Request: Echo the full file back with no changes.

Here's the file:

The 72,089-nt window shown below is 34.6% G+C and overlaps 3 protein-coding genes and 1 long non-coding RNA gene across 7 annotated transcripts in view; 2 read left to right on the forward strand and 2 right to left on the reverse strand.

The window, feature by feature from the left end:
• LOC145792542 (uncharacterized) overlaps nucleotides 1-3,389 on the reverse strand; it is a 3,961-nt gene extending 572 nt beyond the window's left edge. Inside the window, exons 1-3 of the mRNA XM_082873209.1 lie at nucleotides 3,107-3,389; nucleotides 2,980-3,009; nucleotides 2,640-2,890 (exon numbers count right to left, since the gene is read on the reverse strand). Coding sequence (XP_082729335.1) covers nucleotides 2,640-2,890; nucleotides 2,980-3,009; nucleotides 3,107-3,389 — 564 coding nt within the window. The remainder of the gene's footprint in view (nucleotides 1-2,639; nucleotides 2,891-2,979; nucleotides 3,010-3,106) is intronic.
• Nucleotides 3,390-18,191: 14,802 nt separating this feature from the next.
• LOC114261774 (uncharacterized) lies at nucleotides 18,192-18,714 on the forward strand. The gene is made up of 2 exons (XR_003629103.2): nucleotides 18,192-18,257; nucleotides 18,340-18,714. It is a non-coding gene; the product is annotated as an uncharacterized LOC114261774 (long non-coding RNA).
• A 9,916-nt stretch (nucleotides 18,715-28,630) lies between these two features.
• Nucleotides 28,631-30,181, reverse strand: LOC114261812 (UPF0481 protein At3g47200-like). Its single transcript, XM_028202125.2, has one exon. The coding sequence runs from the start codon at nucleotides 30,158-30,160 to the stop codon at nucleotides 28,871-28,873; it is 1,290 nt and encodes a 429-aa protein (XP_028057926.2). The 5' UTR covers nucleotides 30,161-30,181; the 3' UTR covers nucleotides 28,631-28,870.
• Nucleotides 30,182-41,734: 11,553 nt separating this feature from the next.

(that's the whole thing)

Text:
The 72,089-nt window shown below is 34.6% G+C and overlaps 3 protein-coding genes and 1 long non-coding RNA gene across 7 annotated transcripts in view; 2 read left to right on the forward strand and 2 right to left on the reverse strand.

The window, feature by feature from the left end:
• LOC145792542 (uncharacterized) overlaps nucleotides 1-3,389 on the reverse strand; it is a 3,961-nt gene extending 572 nt beyond the window's left edge. Inside the window, exons 1-3 of the mRNA XM_082873209.1 lie at nucleotides 3,107-3,389; nucleotides 2,980-3,009; nucleotides 2,640-2,890 (exon numbers count right to left, since the gene is read on the reverse strand). Coding sequence (XP_082729335.1) covers nucleotides 2,640-2,890; nucleotides 2,980-3,009; nucleotides 3,107-3,389 — 564 coding nt within the window. The remainder of the gene's footprint in view (nucleotides 1-2,639; nucleotides 2,891-2,979; nucleotides 3,010-3,106) is intronic.
• Nucleotides 3,390-18,191: 14,802 nt separating this feature from the next.
• LOC114261774 (uncharacterized) lies at nucleotides 18,192-18,714 on the forward strand. The gene is made up of 2 exons (XR_003629103.2): nucleotides 18,192-18,257; nucleotides 18,340-18,714. It is a non-coding gene; the product is annotated as an uncharacterized LOC114261774 (long non-coding RNA).
• A 9,916-nt stretch (nucleotides 18,715-28,630) lies between these two features.
• Nucleotides 28,631-30,181, reverse strand: LOC114261812 (UPF0481 protein At3g47200-like). Its single transcript, XM_028202125.2, has one exon. The coding sequence runs from the start codon at nucleotides 30,158-30,160 to the stop codon at nucleotides 28,871-28,873; it is 1,290 nt and encodes a 429-aa protein (XP_028057926.2). The 5' UTR covers nucleotides 30,161-30,181; the 3' UTR covers nucleotides 28,631-28,870.
• Nucleotides 30,182-41,734: 11,553 nt separating this feature from the next.